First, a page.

RFC 2822 (Internet
Security Glossary) defines public-key infrastructure (PKI) as the set of
hardware, software, people, policies, and procedures needed to create, manage, store, distribute, and revoke digital
certificates based on asymmetric cryptography.
The principal objective for developing a PKI is to enable secure, conve-
nient, and efficient acquisition of public keys. The Internet
Engineering Task Force
(IETF) Public Key Infrastructure X.509 (PKIX) working group has been the
dri- ving force behind setting up a formal (and generic) model based on X.509
that is suitable for deploying a certificate-based architecture on the
Internet. This section describes the PKIX model.
Figure 14.16 shows the interrelationship among the key elements of the PKIX model. These elements are
End entity: A generic term used
to denote end users, devices (e.g., servers, routers), or any other
entity that can be identified in the subject
field of a pub-
lic key certificate. End entities
typically consume and/or support PKI-related services.
Certification authority (CA): The issuer of certificates and (usually) certificate revocation lists (CRLs). It may also support a variety of administrative functions,
although these are often delegated to one or more Registration
Registration authority (RA): An optional
component that can assume a num- ber of administrative functions from the CA. The RA is often associated with the end entity registration process but can assist in a number of other areas as well.
CRL issuer: An optional
component that a CA can delegate to publish CRLs.
Repository: A generic term used to denote any method for storing certificates and CRLs so that they can be retrieved by end entities.
PKIX Management Functions
PKIX identifies a number of management functions
that potentially need to be sup-
ported by management protocols. These are indicated in Figure 14.16 and include
Registration: This is the process whereby
a user first makes itself known to a
CA (directly or through an RA), prior to that CA issuing a certificate or cer-
tificates for that user. Registration begins the process of enrolling in a PKI.
Registration usually involves some offline or
online procedure for mutual authentication. Typically, the end entity is issued one or
more shared secret keys used for subsequent
Initialization: Before a client system can operate
securely, it is necessary to install key materials that have the
appropriate relationship with keys stored elsewhere in the infrastructure.
For example, the client needs to be securely initialized with the public key
and other assured information of the trusted CA(s), to be used in validating
Certification: This is the process in which a CA issues
a certificate for a user’s public key, returns
that certificate to the user’s client system,
and/or posts that certificate in a repository.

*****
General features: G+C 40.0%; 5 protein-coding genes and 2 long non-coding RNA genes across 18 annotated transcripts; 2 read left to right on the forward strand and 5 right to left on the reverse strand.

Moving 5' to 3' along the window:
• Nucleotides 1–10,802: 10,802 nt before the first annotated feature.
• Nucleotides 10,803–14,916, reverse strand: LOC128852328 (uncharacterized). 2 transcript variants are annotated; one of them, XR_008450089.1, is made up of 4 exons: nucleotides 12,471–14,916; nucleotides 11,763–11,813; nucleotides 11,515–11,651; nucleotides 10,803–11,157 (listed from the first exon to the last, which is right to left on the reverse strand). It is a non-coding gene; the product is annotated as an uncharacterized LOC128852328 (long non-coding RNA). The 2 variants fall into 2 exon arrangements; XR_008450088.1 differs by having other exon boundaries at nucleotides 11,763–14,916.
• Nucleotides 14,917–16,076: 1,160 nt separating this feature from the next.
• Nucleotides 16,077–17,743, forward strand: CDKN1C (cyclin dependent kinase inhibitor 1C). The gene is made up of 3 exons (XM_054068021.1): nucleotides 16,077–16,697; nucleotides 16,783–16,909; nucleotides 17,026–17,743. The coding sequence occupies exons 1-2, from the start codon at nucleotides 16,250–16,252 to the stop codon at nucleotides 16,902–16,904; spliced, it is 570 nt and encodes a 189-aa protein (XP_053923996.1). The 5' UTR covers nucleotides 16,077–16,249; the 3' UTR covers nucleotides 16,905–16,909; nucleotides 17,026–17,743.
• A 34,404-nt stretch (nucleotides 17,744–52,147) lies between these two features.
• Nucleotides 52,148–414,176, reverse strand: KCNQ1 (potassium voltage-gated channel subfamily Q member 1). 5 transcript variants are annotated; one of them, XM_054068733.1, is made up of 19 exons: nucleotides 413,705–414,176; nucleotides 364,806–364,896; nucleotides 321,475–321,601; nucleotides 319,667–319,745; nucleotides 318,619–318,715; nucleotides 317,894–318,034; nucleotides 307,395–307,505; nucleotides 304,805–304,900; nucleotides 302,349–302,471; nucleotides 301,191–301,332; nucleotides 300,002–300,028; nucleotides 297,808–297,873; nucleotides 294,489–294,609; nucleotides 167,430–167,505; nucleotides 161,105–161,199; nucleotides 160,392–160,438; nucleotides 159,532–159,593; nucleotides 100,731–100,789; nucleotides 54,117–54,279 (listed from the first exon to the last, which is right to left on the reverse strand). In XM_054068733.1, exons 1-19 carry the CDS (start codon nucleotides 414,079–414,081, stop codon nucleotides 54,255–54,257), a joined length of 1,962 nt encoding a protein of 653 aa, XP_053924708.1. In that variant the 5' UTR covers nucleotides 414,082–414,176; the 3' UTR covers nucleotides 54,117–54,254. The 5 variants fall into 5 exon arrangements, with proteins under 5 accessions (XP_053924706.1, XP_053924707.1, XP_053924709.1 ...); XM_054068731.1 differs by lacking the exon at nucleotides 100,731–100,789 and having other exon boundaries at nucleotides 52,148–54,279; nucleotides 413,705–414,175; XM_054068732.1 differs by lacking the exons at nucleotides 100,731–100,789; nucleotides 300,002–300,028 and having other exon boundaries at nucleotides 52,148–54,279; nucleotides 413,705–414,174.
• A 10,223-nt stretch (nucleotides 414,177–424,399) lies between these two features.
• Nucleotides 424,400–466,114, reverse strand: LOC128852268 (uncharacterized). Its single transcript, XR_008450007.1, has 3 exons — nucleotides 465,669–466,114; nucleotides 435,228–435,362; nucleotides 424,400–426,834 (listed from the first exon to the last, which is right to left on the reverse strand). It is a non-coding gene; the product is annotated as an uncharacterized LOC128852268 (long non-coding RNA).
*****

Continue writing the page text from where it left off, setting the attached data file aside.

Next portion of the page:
Key pair recovery: Key pairs can be used to support
digital signature creation
and verification, encryption and decryption, or both.
When a key pair is used for encryption/decryption, it is important to provide
a mechanism to recover the
nec- essary decryption keys when normal
access to the keying material is
no longer possible, otherwise
it will not be possible
to recover the encrypted data. Loss of
access to the decryption key can result from forgotten passwords/PINs, corrupted
disk drives, damage to hardware tokens, and so on. Key pair recovery
allows end entities to restore their encryption/decryption key pair from an authorized key backup facility
(typically, the CA that issued
the end entity’s certificate).
Key pair update: All key pairs
need to be updated regularly (i.e., replaced with a
new key pair) and new certificates issued.
Update is required
when the cer- tificate lifetime expires and as a result of certificate revocation.
Revocation request: An authorized person advises a CA of an abnormal situa- tion requiring certificate revocation. Reasons for
revocation include private- key compromise, change
in affiliation, and
Cross certification: Two CAs exchange information used in
establishing a cross-certificate. A
cross-certificate is a certificate issued by one CA to another CA that contains
a CA signature key used for issuing certificates.
PKIX Management Protocols
working group has defines two
alternative management protocols between PKIX entities that support the management functions listed in the preced-
ing subsection. RFC 2510 defines the certificate management protocols (CMP).
Within CMP, each of the management functions is explicitly identified by specific protocol exchanges. CMP is designed to be a flexible protocol
able to accommodate a variety of technical, operational, and business
RFC 2797 defines
certificate management messages over CMS (CMC),
where CMS refers
to RFC 2630, cryptographic message syntax. CMC is built on earlier
work and is intended
to leverage existing
implementations. Although all of the PKIX func- tions are supported, the functions
do not all map into specific protocol exchanges.